His 15 feature films have received a truck load of accolades, including 38 Oscar nominations (four for Best Picture) with 12 wins, 49 BAFTA nominations for 24 wins and 23 Golden Globe nominations for nine wins. Personally he has received five Academy Award nominations, winning two for Best Director for LIFE OF PI in 2013 and BROKEBACK MOUNTAIN in 2006. He has won five BAFTAS, including Best Film for SENSE AND SENSIBILITY (1995) and the Fellowship in 2020 for his Outstanding Contributions to British Cinema. He has also been the recipient of a number of honours and decorations, including a Knight of the French Ordre des Arts et des Lettres (2012) and the Legion of Honor (2021) from the French Government in the same year he received the Presidential Culture Award from Taiman’s president Thai-Ing-wen.

I sent this sketch to Ang to his home in New York State last year with a signing request and received a very nice reply from his wife Jane, thanking me for my letter and informing me that Ang was working in New Zealand and due to the covid restrictions was going to be there for some time, but as soon as he returned home she would make sure he signed and returned it, which is exactly what happened.

Drawing: Ari Wegner

Autographed drawing of cinematographer Ari Wegner

In 2018 Ari Wegner received a phone call from New Zealand director Jane Campion, enquiring about her availability for the next two years. The brilliant Australian cinematographer immediately signed on to lens Jane’s first feature film in twelve years, the revisionist and submissive western THE POWER OF THE DOG, based on Thomas Savage’s 1967 novel about charismatic Montana rancher Phil Burbank, who inspires fear and awe in those around him.

Jane specifically wanted a female cinematographer. The Western was traditionally a masculine genre, but she wanted to approach it from a feminine point. Although Ari stressed that gender was only one of the many, many elements when you are viewing the dynamics of desire. Poetically, it was Jane’s 1983 short film PASSIONLESS MOMENTS, which her High School Media Studies teacher showed her that inspired Ari’s interest in film, eventually specialising in cinematography, completing her studies at the prestigious Victoria College of the Arts in her home town of Melbourne. Subsequently they worked together on an ad campaign for an Australian bank.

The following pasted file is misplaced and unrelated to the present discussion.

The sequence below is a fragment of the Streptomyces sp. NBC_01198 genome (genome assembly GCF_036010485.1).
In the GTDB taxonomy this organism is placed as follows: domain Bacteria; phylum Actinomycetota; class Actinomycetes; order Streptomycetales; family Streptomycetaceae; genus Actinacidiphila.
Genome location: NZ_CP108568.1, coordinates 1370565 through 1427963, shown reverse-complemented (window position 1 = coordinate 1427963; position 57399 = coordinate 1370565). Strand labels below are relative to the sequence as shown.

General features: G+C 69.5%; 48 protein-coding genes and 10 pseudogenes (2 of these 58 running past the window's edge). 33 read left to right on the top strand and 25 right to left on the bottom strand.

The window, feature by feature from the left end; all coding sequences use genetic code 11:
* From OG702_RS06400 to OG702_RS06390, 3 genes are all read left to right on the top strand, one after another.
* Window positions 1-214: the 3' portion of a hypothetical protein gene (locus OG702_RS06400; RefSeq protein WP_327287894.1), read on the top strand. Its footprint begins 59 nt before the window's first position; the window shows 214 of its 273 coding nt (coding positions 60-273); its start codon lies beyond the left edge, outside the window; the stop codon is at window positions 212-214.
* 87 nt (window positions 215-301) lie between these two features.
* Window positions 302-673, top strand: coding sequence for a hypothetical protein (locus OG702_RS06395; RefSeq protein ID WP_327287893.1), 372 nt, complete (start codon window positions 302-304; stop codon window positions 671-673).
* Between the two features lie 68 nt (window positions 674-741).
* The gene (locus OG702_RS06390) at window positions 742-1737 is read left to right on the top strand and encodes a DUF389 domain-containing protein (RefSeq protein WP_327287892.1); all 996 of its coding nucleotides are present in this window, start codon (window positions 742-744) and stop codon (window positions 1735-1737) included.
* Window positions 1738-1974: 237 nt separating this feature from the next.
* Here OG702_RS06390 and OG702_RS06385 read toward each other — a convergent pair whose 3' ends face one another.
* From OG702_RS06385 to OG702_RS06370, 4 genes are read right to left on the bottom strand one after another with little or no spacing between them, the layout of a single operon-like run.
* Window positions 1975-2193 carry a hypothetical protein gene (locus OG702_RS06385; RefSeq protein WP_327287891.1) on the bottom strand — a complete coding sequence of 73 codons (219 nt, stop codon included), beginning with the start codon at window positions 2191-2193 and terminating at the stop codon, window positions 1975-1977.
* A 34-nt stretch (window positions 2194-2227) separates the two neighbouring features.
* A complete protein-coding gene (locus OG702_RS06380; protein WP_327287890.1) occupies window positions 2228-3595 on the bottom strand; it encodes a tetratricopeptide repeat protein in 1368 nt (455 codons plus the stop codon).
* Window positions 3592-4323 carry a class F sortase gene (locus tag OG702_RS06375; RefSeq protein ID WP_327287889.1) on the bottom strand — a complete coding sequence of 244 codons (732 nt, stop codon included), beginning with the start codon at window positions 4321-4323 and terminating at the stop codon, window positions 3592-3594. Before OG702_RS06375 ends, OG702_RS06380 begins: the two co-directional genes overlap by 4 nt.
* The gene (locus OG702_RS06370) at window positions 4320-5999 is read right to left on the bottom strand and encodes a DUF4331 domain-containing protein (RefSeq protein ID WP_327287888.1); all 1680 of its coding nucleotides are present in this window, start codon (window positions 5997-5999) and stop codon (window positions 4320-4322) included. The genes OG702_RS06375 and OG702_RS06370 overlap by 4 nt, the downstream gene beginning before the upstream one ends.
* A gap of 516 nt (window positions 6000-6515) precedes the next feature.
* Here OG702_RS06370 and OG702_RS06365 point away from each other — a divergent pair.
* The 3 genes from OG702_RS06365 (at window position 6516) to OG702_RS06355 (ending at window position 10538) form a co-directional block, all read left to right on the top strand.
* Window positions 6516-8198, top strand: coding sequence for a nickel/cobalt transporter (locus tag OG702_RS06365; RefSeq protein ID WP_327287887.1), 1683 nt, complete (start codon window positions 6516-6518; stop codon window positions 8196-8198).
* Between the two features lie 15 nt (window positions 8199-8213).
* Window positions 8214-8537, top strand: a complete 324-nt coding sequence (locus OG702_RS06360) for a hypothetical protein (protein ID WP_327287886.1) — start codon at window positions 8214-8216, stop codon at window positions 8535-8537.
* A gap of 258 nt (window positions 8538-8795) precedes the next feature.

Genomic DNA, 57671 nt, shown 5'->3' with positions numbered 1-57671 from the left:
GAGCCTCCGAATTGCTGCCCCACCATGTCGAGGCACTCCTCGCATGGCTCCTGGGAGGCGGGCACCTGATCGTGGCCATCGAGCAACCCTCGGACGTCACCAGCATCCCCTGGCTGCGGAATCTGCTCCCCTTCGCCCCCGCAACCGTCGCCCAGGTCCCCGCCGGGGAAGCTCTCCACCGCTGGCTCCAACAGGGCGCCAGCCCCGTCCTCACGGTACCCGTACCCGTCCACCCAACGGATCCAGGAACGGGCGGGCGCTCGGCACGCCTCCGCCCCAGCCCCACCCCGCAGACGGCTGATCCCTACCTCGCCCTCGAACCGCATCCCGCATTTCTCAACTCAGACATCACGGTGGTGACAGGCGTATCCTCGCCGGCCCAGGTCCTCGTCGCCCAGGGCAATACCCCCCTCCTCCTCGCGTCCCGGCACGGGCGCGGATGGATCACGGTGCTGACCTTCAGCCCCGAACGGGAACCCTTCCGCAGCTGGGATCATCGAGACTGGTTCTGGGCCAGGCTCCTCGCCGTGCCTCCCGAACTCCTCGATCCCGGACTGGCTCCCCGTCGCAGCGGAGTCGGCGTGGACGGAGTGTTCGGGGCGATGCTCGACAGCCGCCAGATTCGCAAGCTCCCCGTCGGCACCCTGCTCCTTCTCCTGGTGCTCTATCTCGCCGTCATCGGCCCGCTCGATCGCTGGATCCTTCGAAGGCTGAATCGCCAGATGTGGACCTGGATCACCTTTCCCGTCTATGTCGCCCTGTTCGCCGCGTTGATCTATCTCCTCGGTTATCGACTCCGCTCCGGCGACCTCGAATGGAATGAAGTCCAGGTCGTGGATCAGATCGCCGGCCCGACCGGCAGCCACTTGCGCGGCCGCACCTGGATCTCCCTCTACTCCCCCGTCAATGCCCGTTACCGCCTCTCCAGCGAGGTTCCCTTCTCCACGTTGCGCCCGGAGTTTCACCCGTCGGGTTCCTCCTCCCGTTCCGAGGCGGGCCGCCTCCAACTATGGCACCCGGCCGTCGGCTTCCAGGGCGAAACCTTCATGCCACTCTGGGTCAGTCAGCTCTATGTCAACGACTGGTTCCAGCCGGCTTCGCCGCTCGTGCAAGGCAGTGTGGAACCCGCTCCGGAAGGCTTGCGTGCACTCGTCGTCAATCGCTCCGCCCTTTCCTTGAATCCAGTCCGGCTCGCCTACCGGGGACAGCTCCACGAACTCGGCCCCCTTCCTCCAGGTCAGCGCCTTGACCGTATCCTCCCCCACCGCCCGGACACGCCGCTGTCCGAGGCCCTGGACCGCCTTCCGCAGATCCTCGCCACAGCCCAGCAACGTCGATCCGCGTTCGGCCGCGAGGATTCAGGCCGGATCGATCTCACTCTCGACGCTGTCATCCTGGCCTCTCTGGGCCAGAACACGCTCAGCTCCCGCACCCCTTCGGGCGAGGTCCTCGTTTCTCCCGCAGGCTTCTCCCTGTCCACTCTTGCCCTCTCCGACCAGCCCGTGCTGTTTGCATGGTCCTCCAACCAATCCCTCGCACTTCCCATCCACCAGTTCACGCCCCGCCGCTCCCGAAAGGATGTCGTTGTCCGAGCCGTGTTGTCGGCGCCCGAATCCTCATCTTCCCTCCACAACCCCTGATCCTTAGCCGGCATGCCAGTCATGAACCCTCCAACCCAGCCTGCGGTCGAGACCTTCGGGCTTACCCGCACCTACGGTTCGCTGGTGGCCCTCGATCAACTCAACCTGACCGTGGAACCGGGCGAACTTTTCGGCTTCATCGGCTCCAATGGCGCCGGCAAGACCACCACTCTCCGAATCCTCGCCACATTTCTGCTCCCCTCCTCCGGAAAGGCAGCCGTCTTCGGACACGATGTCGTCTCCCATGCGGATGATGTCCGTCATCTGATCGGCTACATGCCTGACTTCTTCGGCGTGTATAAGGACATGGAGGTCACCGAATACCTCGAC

Photographing THE POWER OF THE DOG both invigorated and terrified her, Ari said in a recent New York Times interview. “You don’t want to be the DOP of the only Jane Campion film that didn’t look any good.” She said they clicked immediately, sharing both a similar aesthetic and an obsession with preparation. Jane said Ari was “good at working on problems until they’re solved, which is very reassuring.” They had the luxury of a year in pre-production. Jane rented a house in Central Otago in New Zealand’s South Island, which doubled as 1920’s Montana, where they spent each day drawing meticulous storyboards and scouting locations.

Ari’s influences included the work of English photographer Evelyn Cameron, who moved to Montana at the turn of the Twentieth century and Ken Burns’ documentary series THE WEST. The paintings of Andrew Wyeth and Lucian Freud were also additional points of reference. She also researched the rugged landscape of the American State before the the actual shoot took place in 2020, interrupted by the pandemic and lockdown restrictions.

Ari’s breathtaking cinematography rightfully garnered many accolades as THE POWER OF THE DOG became the most celebrated film of the year. She made history, becoming the first woman in the British Society of Cinematographers 73-year history to win its feature prize and then receive a BAFTA nomination. The Academy of Motion Picture Arts and Sciences has only ever nominated two female cinematographers for the Oscar, Rachel Morrison in 2018 for MUDBOUND and this year, Ari. She also won a number of Film Critic’s Circle honours including Best Cinematography at the Critics Choice Awards, where the film also won Best Picture and Jane collected both Director and Adapted Screenplay Awards.

I meet Ari to get my sketch signed, when she was in London for the BFI London Film Festival last October. She immediately recognised my kiwi accent. I told her I was very familiar with the landscapes that her phenomenal photography captured having lived there most of my life.

Drawing: Jane Campion

Autographed drawing of director Jane Campion